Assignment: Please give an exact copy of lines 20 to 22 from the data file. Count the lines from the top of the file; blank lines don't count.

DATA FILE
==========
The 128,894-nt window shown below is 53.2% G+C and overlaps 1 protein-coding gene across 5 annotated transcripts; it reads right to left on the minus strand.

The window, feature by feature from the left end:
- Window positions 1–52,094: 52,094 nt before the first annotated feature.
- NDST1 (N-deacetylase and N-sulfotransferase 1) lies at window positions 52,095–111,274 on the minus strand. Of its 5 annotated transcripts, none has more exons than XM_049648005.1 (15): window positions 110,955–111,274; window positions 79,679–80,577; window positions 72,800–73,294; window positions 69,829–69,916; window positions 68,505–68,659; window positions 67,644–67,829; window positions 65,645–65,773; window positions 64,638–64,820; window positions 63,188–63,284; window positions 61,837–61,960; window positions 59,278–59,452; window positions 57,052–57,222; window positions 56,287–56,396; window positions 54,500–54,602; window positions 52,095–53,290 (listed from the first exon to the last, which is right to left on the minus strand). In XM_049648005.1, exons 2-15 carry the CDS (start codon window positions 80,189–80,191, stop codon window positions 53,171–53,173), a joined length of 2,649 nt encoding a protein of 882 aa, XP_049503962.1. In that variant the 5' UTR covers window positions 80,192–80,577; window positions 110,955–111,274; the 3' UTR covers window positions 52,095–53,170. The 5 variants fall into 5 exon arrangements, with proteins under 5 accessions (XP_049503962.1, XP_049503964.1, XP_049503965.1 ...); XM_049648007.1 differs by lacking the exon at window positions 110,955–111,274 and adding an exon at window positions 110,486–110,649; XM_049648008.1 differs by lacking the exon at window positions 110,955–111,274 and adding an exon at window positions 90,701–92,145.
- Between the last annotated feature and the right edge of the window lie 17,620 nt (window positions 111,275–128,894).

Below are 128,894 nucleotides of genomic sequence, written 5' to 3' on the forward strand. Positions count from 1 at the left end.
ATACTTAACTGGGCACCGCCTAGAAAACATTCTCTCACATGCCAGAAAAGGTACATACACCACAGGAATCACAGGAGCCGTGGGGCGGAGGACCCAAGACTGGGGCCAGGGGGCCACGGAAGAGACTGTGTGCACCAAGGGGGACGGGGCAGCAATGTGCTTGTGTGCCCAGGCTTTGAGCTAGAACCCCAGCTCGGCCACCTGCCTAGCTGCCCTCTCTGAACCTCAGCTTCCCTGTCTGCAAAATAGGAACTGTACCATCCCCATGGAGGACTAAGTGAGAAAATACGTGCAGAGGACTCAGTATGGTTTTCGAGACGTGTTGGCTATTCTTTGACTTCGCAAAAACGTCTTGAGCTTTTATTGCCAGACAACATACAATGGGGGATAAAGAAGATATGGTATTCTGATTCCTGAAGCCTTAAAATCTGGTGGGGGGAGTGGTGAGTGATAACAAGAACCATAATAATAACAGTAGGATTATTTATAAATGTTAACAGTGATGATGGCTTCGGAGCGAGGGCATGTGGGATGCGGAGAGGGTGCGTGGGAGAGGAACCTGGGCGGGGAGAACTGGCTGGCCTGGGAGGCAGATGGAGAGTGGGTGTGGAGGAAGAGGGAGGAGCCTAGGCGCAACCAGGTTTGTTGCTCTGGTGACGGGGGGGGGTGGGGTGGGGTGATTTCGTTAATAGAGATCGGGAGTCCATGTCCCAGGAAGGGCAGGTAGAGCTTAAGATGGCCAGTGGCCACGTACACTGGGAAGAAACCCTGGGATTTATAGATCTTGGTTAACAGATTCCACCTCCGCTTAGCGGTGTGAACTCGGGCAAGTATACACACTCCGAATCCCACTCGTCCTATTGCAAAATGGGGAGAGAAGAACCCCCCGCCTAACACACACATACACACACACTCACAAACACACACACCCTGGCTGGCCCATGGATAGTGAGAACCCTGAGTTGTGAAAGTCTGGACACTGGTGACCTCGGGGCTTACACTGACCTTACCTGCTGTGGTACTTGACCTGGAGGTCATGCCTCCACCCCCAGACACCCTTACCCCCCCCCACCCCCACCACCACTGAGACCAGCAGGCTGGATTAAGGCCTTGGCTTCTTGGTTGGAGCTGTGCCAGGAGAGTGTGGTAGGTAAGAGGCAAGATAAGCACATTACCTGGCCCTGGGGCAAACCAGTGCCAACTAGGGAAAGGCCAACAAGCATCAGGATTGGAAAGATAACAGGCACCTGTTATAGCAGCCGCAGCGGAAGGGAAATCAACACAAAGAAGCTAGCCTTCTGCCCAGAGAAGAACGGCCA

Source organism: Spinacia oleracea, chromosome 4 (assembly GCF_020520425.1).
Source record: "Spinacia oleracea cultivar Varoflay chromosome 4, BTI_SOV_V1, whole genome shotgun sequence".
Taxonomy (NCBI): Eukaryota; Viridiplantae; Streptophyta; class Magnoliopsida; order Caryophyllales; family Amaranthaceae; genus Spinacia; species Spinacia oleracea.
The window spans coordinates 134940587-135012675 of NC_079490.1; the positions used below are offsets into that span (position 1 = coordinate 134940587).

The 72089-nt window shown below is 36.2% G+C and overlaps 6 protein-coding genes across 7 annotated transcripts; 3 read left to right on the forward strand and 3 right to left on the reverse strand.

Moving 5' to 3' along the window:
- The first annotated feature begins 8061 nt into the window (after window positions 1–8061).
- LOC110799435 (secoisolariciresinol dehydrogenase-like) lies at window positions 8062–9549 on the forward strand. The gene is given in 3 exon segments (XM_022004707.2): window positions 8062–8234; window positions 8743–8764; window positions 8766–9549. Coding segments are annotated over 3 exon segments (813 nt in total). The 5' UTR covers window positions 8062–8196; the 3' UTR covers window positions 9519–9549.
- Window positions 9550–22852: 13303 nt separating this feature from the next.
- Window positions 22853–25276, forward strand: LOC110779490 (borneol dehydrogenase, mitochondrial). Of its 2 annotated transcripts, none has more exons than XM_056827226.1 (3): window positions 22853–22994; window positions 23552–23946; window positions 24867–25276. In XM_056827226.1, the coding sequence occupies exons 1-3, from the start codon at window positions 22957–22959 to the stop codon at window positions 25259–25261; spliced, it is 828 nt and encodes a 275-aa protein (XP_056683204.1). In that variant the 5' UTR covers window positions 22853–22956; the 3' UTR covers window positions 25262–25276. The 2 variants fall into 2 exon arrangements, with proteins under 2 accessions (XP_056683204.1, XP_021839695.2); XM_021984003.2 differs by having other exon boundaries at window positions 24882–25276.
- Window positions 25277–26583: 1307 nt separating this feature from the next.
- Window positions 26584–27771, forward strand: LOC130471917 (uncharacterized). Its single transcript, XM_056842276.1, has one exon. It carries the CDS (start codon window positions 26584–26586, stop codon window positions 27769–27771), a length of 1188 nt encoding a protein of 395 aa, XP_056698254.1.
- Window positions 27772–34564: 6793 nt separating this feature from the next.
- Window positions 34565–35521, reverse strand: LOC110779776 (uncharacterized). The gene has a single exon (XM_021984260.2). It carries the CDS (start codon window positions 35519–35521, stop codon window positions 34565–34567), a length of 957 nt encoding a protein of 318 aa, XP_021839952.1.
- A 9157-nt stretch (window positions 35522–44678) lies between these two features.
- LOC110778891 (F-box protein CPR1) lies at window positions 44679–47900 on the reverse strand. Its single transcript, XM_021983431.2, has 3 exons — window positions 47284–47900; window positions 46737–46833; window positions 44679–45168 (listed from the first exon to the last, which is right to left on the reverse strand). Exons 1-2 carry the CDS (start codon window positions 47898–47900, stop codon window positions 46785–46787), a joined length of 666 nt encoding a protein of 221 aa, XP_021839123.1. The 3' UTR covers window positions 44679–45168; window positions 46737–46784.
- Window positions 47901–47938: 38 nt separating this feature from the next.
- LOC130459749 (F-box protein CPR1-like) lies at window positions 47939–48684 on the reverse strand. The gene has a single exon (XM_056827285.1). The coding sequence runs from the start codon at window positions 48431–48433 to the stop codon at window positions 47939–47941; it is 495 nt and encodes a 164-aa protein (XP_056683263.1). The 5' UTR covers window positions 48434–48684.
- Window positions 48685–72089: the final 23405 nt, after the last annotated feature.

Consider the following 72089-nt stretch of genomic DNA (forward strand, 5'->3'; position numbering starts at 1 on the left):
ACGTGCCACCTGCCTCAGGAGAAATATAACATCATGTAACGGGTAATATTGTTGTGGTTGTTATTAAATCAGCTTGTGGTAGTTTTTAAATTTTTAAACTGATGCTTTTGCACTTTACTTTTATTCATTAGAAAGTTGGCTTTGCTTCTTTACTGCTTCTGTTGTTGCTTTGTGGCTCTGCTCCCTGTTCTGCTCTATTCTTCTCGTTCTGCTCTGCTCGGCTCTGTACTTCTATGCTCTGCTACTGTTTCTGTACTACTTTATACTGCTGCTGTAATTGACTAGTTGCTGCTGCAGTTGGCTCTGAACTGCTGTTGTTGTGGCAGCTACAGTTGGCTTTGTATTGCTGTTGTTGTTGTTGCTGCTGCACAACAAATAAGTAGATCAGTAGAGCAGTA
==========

- Window positions 27772–34564: 6793 nt separating this feature from the next.
- Window positions 34565–35521, reverse strand: LOC110779776 (uncharacterized). The gene has a single exon (XM_021984260.2). It carries the CDS (start codon window positions 35519–35521, stop codon window positions 34565–34567), a length of 957 nt encoding a protein of 318 aa, XP_021839952.1.
- A 9157-nt stretch (window positions 35522–44678) lies between these two features.